Some of the project specifications include a list of questions. Please don't just write your paper as a list of questions and answers. Instead, these questions are intended to suggest what you might want to write about. Your essay should make sense on its own, even to somebody that never read the project description.
Typically, a good project will be about two or three pages. So you don't need to write a lot of words; the important thing is to make it clear that you've thought about the ideas.
In later weeks, some options will involve Proofs; I will ask you to write a rigorous mathematical proof for these. But even these projects are really essays, since a written proof in mathematics (as practised by human beings) is simply an essay explaining why something must be true. So don't just give a string of logical symbols with no words. (You may eventually have to do a Proofs project.)
Most projects are neither Programming nor Proofs; these are the most straightforward.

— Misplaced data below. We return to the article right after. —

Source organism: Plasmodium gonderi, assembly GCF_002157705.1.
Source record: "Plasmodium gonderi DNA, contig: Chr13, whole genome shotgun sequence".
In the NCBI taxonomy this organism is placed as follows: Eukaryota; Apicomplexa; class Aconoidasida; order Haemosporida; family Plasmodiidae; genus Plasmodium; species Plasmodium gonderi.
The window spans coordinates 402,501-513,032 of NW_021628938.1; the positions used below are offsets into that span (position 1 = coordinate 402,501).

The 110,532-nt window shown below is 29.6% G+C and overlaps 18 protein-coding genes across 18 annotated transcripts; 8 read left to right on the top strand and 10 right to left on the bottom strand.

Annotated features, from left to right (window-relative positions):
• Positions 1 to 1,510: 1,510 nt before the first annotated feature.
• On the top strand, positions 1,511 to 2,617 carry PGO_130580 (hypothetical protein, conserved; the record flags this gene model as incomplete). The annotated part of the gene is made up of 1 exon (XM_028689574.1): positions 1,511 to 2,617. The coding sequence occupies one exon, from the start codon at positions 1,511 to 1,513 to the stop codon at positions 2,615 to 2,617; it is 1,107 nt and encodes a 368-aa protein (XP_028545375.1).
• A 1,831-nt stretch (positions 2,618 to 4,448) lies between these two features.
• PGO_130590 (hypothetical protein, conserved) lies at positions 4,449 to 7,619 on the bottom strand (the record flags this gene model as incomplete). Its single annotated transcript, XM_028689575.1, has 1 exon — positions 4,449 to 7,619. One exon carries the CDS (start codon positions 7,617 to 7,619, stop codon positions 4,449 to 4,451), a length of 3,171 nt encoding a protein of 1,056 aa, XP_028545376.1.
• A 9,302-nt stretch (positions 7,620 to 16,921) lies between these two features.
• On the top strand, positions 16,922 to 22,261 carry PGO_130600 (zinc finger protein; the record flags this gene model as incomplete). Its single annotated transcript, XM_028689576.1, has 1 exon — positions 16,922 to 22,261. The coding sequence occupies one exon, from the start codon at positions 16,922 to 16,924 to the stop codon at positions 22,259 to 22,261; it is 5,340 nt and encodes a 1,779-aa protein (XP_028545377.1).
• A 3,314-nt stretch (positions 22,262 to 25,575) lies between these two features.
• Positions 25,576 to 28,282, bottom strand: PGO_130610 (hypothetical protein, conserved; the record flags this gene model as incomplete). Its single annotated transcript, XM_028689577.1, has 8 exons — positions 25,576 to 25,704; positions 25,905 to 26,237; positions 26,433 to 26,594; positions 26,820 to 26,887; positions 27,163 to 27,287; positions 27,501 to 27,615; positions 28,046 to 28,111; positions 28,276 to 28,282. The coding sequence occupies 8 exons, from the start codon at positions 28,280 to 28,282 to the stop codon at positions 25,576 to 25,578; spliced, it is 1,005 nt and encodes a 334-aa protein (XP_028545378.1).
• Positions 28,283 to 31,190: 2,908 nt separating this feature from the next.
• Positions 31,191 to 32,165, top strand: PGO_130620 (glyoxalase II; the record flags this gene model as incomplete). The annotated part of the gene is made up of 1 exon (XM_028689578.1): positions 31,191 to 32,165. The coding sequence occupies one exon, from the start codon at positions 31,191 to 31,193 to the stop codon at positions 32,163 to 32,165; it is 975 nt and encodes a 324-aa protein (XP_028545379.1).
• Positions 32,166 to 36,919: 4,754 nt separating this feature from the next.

You must cite your sources!: Any idea that didn't come from class, one of the two textbooks, or your own mind should be attributed; any words that didn't come from your own mind should be quoted and cited. In the first two years that I taught this course (as MATH 112), there were several students that failed to cite sources; this is plagiarism, a form of cheating (one that's easy to catch, too). But there's really no reason to cheat in this way, because it's perfectly OK to use other people's ideas and words as long as you don't claim credit for them. (I was pleased to see last year that nobody committed any serious plagiarism.) However, the point of the essay is to say what you think; so, after copying somebody else's words with quotation marks and a complete citation, be sure to write your own words explaining your reaction to it.
This web page and the files linke from it were written between 2003 and 2006 by Toby Bartels. Toby reserves no legal rights to them.
Although the page has been preserved in its original form, the files linked from it have been converted to DjVu using Any2DjVu; they can be viewed on almost any operating system using DjVuLibre.
The permanent URI of this web page